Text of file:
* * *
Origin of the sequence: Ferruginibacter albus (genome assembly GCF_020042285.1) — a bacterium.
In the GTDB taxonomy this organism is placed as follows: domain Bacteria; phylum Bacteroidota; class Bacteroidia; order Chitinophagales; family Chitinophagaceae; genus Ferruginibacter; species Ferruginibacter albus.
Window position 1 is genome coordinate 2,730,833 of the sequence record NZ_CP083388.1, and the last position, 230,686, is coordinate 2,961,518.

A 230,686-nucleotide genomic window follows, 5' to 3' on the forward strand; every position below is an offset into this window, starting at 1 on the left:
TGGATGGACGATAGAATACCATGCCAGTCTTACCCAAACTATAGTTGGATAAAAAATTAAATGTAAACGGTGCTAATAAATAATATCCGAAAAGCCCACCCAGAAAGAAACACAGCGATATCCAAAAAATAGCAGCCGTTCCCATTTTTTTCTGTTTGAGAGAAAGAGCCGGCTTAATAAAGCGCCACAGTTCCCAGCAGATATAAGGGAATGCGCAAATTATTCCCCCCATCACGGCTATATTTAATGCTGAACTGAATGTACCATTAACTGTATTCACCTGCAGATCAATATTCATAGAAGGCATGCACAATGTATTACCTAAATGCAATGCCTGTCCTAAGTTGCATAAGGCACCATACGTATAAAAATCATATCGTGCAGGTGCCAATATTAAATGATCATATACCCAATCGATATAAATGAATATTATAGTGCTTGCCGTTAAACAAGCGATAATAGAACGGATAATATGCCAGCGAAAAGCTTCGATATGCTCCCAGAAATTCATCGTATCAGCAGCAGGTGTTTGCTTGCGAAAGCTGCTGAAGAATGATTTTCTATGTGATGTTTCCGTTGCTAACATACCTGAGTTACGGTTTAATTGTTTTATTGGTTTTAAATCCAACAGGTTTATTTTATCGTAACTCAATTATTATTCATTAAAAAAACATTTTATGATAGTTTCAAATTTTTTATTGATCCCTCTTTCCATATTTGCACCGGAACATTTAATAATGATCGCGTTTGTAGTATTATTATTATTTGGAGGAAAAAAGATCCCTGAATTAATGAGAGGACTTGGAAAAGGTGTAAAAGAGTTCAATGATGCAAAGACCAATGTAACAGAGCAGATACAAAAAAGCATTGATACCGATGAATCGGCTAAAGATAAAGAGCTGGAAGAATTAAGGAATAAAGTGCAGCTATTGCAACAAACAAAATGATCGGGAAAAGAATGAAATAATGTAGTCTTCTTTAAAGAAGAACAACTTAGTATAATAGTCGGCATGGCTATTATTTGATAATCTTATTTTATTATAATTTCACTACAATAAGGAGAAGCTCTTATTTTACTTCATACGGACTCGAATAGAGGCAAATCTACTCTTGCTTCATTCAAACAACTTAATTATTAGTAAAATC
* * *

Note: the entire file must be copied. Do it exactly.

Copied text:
Origin of the sequence: Ferruginibacter albus (genome assembly GCF_020042285.1) — a bacterium.
In the GTDB taxonomy this organism is placed as follows: domain Bacteria; phylum Bacteroidota; class Bacteroidia; order Chitinophagales; family Chitinophagaceae; genus Ferruginibacter; species Ferruginibacter albus.
Window position 1 is genome coordinate 2,730,833 of the sequence record NZ_CP083388.1, and the last position, 230,686, is coordinate 2,961,518.

A 230,686-nucleotide genomic window follows, 5' to 3' on the forward strand; every position below is an offset into this window, starting at 1 on the left:
TGGATGGACGATAGAATACCATGCCAGTCTTACCCAAACTATAGTTGGATAAAAAATTAAATGTAAACGGTGCTAATAAATAATATCCGAAAAGCCCACCCAGAAAGAAACACAGCGATATCCAAAAAATAGCAGCCGTTCCCATTTTTTTCTGTTTGAGAGAAAGAGCCGGCTTAATAAAGCGCCACAGTTCCCAGCAGATATAAGGGAATGCGCAAATTATTCCCCCCATCACGGCTATATTTAATGCTGAACTGAATGTACCATTAACTGTATTCACCTGCAGATCAATATTCATAGAAGGCATGCACAATGTATTACCTAAATGCAATGCCTGTCCTAAGTTGCATAAGGCACCATACGTATAAAAATCATATCGTGCAGGTGCCAATATTAAATGATCATATACCCAATCGATATAAATGAATATTATAGTGCTTGCCGTTAAACAAGCGATAATAGAACGGATAATATGCCAGCGAAAAGCTTCGATATGCTCCCAGAAATTCATCGTATCAGCAGCAGGTGTTTGCTTGCGAAAGCTGCTGAAGAATGATTTTCTATGTGATGTTTCCGTTGCTAACATACCTGAGTTACGGTTTAATTGTTTTATTGGTTTTAAATCCAACAGGTTTATTTTATCGTAACTCAATTATTATTCATTAAAAAAACATTTTATGATAGTTTCAAATTTTTTATTGATCCCTCTTTCCATATTTGCACCGGAACATTTAATAATGATCGCGTTTGTAGTATTATTATTATTTGGAGGAAAAAAGATCCCTGAATTAATGAGAGGACTTGGAAAAGGTGTAAAAGAGTTCAATGATGCAAAGACCAATGTAACAGAGCAGATACAAAAAAGCATTGATACCGATGAATCGGCTAAAGATAAAGAGCTGGAAGAATTAAGGAATAAAGTGCAGCTATTGCAACAAACAAAATGATCGGGAAAAGAATGAAATAATGTAGTCTTCTTTAAAGAAGAACAACTTAGTATAATAGTCGGCATGGCTATTATTTGATAATCTTATTTTATTATAATTTCACTACAATAAGGAGAAGCTCTTATTTTACTTCATACGGACTCGAATAGAGGCAAATCTACTCTTGCTTCATTCAAACAACTTAATTATTAGTAAAATC